Or at least my little corner of it. I never thought I’d have to do this, but I’ve turned off a couple of people from my Facebook “news feed” because politics has wormed it’s way into my escape.
Now please don’t misunderstand. I enjoy a spirited, debate as much as the next person. I like to listen, particularly, to other people’s ideas and express my own, though because of literally decades of trying my damndest to be neutral, I’m sometimes not as strident about expressing my beliefs as I might be. I’m one of those people who has long-held convictions, but they’re mine. You might disagree with me, but I fully support your right to your convictions, even if I think they’re wrong. There should be more reasoned debate, but there’s a place for everything, and for me, Facebook is just not it.
The debate over health care is serving to divide the nation almost like none since the last time it was tried back in the early 90’s, and both sides are guilty of taking what is the worst, most extreme example of what they think is right about their side and wrong about the other side and electronically shouting it as loudly as they can. Lucy Van Pelt said “If you can’t be right, be wrong at the top of your voice,” and that seems to be the way the debate over health care is going right now. Each side thinks they’re right, and they think if they shout it loudly enough, that the other side will magically see the error of their ways and say “well duh, of course everything I believe is wrong and you were right.” But it’ll never happen because they’re also so busy shouting that they’re unable, and obviously unwilling to hear anything.
And so, on this Labor day weekend, I had to just click the “Hide” option beside a couple of people whom I genuinely like and consider friends. Just for the news feed, it’s not like they’re ignored or anything, but the beauty of this is that the end user can completely control what he or she sees, and today I exercised a little of that control.
It’s too bad, really, because at least one was someone with whom I’ve had many vigorous and impassioned debates. But I already know their views on health care, and frankly it’s not what I’m looking for when I go to Facebook.
I truly enjoy the ability to connect with people, to keep up with their lives and their families. That’s why I have a Facebook account. There are a lot of people among my Facebook friends who have political views that are different than mine, and that’s OK. I’d never learn anything if I just listened to the echo chamber. But I need an escape, and for a while, Facebook was it. Today I just decided that enough was enough, and some of those people, while still able to contact me, are not going to be part of my daily reading.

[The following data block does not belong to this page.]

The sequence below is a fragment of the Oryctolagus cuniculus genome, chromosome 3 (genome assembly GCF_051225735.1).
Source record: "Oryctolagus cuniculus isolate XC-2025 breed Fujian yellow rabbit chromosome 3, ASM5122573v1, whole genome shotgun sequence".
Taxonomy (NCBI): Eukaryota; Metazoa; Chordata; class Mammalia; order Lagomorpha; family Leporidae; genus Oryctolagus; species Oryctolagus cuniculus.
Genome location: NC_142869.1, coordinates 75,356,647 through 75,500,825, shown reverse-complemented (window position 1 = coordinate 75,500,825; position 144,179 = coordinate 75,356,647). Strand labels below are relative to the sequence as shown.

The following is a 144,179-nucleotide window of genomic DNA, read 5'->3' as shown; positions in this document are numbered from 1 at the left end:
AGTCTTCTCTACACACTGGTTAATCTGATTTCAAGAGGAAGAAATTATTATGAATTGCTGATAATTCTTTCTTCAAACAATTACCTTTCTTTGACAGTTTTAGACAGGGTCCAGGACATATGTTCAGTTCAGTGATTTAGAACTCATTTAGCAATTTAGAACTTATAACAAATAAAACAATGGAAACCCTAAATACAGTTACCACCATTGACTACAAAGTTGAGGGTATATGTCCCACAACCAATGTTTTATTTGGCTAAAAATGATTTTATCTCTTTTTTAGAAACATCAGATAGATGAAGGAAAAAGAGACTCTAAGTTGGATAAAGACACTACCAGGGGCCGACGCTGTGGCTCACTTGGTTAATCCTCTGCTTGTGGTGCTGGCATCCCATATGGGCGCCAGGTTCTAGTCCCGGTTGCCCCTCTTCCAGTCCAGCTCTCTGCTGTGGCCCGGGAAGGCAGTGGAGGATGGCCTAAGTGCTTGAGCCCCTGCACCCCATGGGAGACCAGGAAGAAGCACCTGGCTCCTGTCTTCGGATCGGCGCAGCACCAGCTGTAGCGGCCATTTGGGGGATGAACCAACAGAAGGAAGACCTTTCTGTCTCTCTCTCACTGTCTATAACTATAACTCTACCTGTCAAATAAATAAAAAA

Lest you think I’m hiding my head in the sand, let me just say without being specific that our household is facing potentially very serious health insurance issues, and employment concerns directly tied to the issue. We’re living it on the front lines. Part of my reasoning for clicking that “off” button was frankly, I don’t need your platitudes and regurgitated postings of somebody else’s talking points. Those Facebook posts seem to be becoming a lazy person’s blog, that “Hell Yeah” kind of attitude that is thrown out into the Interwebs without a lot of thought. In our house, the debate is real, and something that we could potentially struggle with for a lifetime, and that could be of a lot lower quality, if the wrong choices are made.
It would be really refreshing if everyone would stop shouting about health care and just do something about it. And I don’t think right now ANYBODY is REALLY doing anything about it but shouting. Republicans are once again being the party of “No”, knowing full well that any ideas they might have might get a courtesy glance from the Majority before being round-filed, leaving few options for them to be part of the debate, and Democrats are once again telling us that Government knows what’s best for us.
Meanwhile, with small business already accounting for something like 70% of new jobs, and more and more people trying to make it on their own after having their “positions eliminated” by the companies that could actually get into an insurance pool, millions of Americans, maybe 10’s of millions, could be dumped into a government pool because that is their only option, where bureaucrats will tell the doctors what drugs they will allow for pre-existing conditions which may or may not be the best solution for a health problem. You have to take what we offer because you’re unable to get anything else, no matter whether it actually is useful. Some will be fine, but it’s impossible to say how many will fall through the inevitable cracks that occur when government tries to create something this big. But with no opportunity to buy affordable insurance on the open market, that is the future I see. Individuals who actually need health insurance can’t buy it because they can’t get into a pool that makes it affordable. I’ve also heard, but have no empirical evidence, that some companies are screening potential employees based on the possibility that they might actually USE their insurance, and making that a basis for hiring. In this economy, they can. Many companies even though they would never admit it, have certainly based some of their downsizing decisions in part on who was using up more health care. It’s a cost center, and it’s all about reducing costs.
Still, I’m personally very skeptical that an enormous, one-size-fits-all federal government solution will fix the problem, no matter how much money they print to throw at it.
Meantime, I’m genuinely sorry if I’ve had to remove you from my “news feed” for a while. Most of you will be back, eventually. As for me, I’ll keep my politics here. There are plenty of venues for that.
So, how’s the family doing …